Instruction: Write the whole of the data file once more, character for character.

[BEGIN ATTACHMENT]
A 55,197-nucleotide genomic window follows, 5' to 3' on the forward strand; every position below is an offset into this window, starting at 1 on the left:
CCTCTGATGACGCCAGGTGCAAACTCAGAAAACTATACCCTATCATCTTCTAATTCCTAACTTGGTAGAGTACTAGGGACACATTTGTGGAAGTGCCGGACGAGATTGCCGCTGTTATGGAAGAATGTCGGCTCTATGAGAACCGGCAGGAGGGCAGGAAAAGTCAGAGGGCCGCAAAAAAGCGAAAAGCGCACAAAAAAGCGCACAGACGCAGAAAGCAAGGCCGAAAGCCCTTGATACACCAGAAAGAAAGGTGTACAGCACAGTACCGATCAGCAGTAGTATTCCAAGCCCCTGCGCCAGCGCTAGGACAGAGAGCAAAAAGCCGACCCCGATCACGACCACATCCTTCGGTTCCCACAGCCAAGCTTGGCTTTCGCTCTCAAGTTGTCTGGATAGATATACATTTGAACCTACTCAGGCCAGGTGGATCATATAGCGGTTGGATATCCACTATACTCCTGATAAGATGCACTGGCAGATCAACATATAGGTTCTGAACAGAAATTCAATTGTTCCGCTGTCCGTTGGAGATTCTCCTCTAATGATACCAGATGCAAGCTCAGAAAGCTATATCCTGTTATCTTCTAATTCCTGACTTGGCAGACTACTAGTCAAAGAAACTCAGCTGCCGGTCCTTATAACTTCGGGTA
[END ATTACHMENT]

A 55,197-nucleotide genomic window follows, 5' to 3' on the forward strand; every position below is an offset into this window, starting at 1 on the left:
CCTCTGATGACGCCAGGTGCAAACTCAGAAAACTATACCCTATCATCTTCTAATTCCTAACTTGGTAGAGTACTAGGGACACATTTGTGGAAGTGCCGGACGAGATTGCCGCTGTTATGGAAGAATGTCGGCTCTATGAGAACCGGCAGGAGGGCAGGAAAAGTCAGAGGGCCGCAAAAAAGCGAAAAGCGCACAAAAAAGCGCACAGACGCAGAAAGCAAGGCCGAAAGCCCTTGATACACCAGAAAGAAAGGTGTACAGCACAGTACCGATCAGCAGTAGTATTCCAAGCCCCTGCGCCAGCGCTAGGACAGAGAGCAAAAAGCCGACCCCGATCACGACCACATCCTTCGGTTCCCACAGCCAAGCTTGGCTTTCGCTCTCAAGTTGTCTGGATAGATATACATTTGAACCTACTCAGGCCAGGTGGATCATATAGCGGTTGGATATCCACTATACTCCTGATAAGATGCACTGGCAGATCAACATATAGGTTCTGAACAGAAATTCAATTGTTCCGCTGTCCGTTGGAGATTCTCCTCTAATGATACCAGATGCAAGCTCAGAAAGCTATATCCTGTTATCTTCTAATTCCTGACTTGGCAGACTACTAGTCAAAGAAACTCAGCTGCCGGTCCTTATAACTTCGGGTA